Trade. By 200 AD trade across the Sahara existed for centuries. This trade which existed was known as Tran’s Saharan trade which influenced much to the rise of West African empires of Ghana, Mali and Songhai, due to the goods which were traded such as gold, salt, animal skins, copper, and slaves. Those goods contributed a lot of wealth in these empires. Trans Saharan trade especially trade routes and trade center were controlled by the top leaders of the empires who earned a lot of wealthy through taxation from different traders who engaged in this trade, for instance, Berbers and other Muslims from North Africa. Also another factor in the rise of Ghana is that it controlled the sources of gold.[1] Some have called the Kingdom of Ghana the “land of gold.” The gold trade was largely responsible for the development of Ghana into a powerful, centralized kingdom. The peoples of West Africa had independently developed their own gold mining techniques and began trading with people of other regions of Africa and later Europe as well. At the time of the Kingdom of Ghana, gold was traded for salt that came down from the Sahara desert.[2] Despite that, trade was a factor for the rise of these empires, but also through trade led to the collapse of Ghana, Mali, and Songhai empires. For instance in 15th century, Trans-Atlantic slave trade emerged which led to the collapse of Trans Saharan trade. This Trans-Atlantic slave trade sometimes known as Triangular slave trade which included traders from Europe and others were native of Africa like Jaja of Opobo who brought the slaves from Africa to South America for various activities. Hence the downfall of these empires since many energetic people were taken to South America as slaves[3].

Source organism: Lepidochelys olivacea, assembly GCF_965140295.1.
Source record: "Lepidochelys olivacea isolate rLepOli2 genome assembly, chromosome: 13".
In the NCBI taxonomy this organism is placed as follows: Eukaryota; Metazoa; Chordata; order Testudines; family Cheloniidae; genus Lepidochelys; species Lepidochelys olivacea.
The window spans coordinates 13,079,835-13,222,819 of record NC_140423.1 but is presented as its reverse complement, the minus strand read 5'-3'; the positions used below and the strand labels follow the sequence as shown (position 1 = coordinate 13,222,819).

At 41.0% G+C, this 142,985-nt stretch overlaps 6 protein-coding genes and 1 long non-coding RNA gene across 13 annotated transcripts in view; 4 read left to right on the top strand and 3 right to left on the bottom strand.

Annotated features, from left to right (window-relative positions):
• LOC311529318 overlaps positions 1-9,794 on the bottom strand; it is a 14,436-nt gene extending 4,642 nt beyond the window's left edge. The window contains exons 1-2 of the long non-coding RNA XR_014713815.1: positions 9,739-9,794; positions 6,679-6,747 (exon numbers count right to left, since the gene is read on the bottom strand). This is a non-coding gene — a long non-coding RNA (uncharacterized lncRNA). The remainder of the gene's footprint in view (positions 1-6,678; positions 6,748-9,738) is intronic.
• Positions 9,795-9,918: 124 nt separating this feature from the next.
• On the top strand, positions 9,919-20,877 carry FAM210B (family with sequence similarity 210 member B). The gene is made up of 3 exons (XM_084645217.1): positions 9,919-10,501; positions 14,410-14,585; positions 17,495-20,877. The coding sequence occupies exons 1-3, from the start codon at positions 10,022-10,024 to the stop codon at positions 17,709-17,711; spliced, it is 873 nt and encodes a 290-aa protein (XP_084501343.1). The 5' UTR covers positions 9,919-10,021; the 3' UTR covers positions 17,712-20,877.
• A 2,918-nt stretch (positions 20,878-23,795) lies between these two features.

The population increase. People of Mali increased more than any of the Sudanese nations overrun the whole region. They vanquished the Sosso and took all their possessions, both their ancient kingdom and that of Ghana, this paved to the growth of Mali Empire and fall of Ghana Empire. Hence the idea of Ibn Khaldun of class struggles is sufficient in explaining the rise and fall of west
African empires of Ghana, Mali and Songhai.

Conquest. Some empires of West Africa grew due to the conquest but other failed. For instance Mali conquered Sosso and other small Chiefdoms, also Ghana was conquered by Almoravid led to the collapse of Ghana Empire. More over the authority of Ghana waned and its prestige as that of the veiled people neighbors on the North next to the land of the Berbers grew. Latter triumphed over the Sudanese destroyed their dwellings and country. Levied tribute, forced many of them to join Islam and subjugated. Consequently the authority of the rulers of Ghana dwindled away, and they fall under the domination of the Sosso people. In the same connection, conquest led to the rise of Mali and collapse of Songhai due to impact of a Moroccans invasion in 1591. (N. Levitz ion pg. 124).